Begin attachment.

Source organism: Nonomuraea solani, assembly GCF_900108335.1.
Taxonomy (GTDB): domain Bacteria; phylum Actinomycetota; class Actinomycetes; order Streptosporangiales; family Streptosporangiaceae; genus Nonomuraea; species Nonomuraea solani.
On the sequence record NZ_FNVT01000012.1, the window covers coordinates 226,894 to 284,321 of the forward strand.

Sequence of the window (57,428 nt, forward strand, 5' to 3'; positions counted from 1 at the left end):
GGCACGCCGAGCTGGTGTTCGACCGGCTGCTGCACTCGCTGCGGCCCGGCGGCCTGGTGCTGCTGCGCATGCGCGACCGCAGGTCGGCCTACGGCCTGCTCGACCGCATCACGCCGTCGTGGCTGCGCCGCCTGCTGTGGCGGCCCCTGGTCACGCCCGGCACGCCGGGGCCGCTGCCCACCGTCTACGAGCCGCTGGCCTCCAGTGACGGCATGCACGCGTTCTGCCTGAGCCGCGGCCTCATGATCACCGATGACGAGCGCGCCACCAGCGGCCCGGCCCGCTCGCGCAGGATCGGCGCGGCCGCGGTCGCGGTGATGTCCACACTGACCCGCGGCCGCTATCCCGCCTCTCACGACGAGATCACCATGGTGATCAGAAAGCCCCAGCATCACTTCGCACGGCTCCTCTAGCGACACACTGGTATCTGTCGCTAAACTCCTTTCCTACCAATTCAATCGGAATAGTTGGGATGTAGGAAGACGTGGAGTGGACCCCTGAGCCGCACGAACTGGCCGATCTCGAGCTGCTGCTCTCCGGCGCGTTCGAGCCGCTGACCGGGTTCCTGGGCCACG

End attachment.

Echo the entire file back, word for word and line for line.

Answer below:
Source organism: Nonomuraea solani, assembly GCF_900108335.1.
Taxonomy (GTDB): domain Bacteria; phylum Actinomycetota; class Actinomycetes; order Streptosporangiales; family Streptosporangiaceae; genus Nonomuraea; species Nonomuraea solani.
On the sequence record NZ_FNVT01000012.1, the window covers coordinates 226,894 to 284,321 of the forward strand.

Sequence of the window (57,428 nt, forward strand, 5' to 3'; positions counted from 1 at the left end):
GGCACGCCGAGCTGGTGTTCGACCGGCTGCTGCACTCGCTGCGGCCCGGCGGCCTGGTGCTGCTGCGCATGCGCGACCGCAGGTCGGCCTACGGCCTGCTCGACCGCATCACGCCGTCGTGGCTGCGCCGCCTGCTGTGGCGGCCCCTGGTCACGCCCGGCACGCCGGGGCCGCTGCCCACCGTCTACGAGCCGCTGGCCTCCAGTGACGGCATGCACGCGTTCTGCCTGAGCCGCGGCCTCATGATCACCGATGACGAGCGCGCCACCAGCGGCCCGGCCCGCTCGCGCAGGATCGGCGCGGCCGCGGTCGCGGTGATGTCCACACTGACCCGCGGCCGCTATCCCGCCTCTCACGACGAGATCACCATGGTGATCAGAAAGCCCCAGCATCACTTCGCACGGCTCCTCTAGCGACACACTGGTATCTGTCGCTAAACTCCTTTCCTACCAATTCAATCGGAATAGTTGGGATGTAGGAAGACGTGGAGTGGACCCCTGAGCCGCACGAACTGGCCGATCTCGAGCTGCTGCTCTCCGGCGCGTTCGAGCCGCTGACCGGGTTCCTGGGCCACG